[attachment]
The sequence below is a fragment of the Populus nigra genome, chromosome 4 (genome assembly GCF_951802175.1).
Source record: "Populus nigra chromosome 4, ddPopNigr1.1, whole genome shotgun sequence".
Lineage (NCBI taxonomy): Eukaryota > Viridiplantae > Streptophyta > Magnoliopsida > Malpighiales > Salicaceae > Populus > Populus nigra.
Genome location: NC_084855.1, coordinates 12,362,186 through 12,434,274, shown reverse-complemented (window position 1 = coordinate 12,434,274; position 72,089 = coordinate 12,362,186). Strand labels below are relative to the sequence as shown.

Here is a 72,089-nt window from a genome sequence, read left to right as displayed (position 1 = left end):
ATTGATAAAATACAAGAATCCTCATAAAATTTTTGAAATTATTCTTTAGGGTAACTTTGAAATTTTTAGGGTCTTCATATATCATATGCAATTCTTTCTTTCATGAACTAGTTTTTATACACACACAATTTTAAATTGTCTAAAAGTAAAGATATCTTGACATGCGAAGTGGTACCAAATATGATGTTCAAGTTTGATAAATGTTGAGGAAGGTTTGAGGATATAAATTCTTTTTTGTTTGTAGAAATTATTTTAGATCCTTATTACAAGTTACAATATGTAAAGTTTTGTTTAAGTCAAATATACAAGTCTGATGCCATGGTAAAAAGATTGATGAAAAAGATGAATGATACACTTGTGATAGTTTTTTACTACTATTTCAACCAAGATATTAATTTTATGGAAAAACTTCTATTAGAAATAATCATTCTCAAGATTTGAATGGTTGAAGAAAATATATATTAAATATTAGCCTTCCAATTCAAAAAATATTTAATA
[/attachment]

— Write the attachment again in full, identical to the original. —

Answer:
The sequence below is a fragment of the Populus nigra genome, chromosome 4 (genome assembly GCF_951802175.1).
Source record: "Populus nigra chromosome 4, ddPopNigr1.1, whole genome shotgun sequence".
Lineage (NCBI taxonomy): Eukaryota > Viridiplantae > Streptophyta > Magnoliopsida > Malpighiales > Salicaceae > Populus > Populus nigra.
Genome location: NC_084855.1, coordinates 12,362,186 through 12,434,274, shown reverse-complemented (window position 1 = coordinate 12,434,274; position 72,089 = coordinate 12,362,186). Strand labels below are relative to the sequence as shown.

Here is a 72,089-nt window from a genome sequence, read left to right as displayed (position 1 = left end):
ATTGATAAAATACAAGAATCCTCATAAAATTTTTGAAATTATTCTTTAGGGTAACTTTGAAATTTTTAGGGTCTTCATATATCATATGCAATTCTTTCTTTCATGAACTAGTTTTTATACACACACAATTTTAAATTGTCTAAAAGTAAAGATATCTTGACATGCGAAGTGGTACCAAATATGATGTTCAAGTTTGATAAATGTTGAGGAAGGTTTGAGGATATAAATTCTTTTTTGTTTGTAGAAATTATTTTAGATCCTTATTACAAGTTACAATATGTAAAGTTTTGTTTAAGTCAAATATACAAGTCTGATGCCATGGTAAAAAGATTGATGAAAAAGATGAATGATACACTTGTGATAGTTTTTTACTACTATTTCAACCAAGATATTAATTTTATGGAAAAACTTCTATTAGAAATAATCATTCTCAAGATTTGAATGGTTGAAGAAAATATATATTAAATATTAGCCTTCCAATTCAAAAAATATTTAATA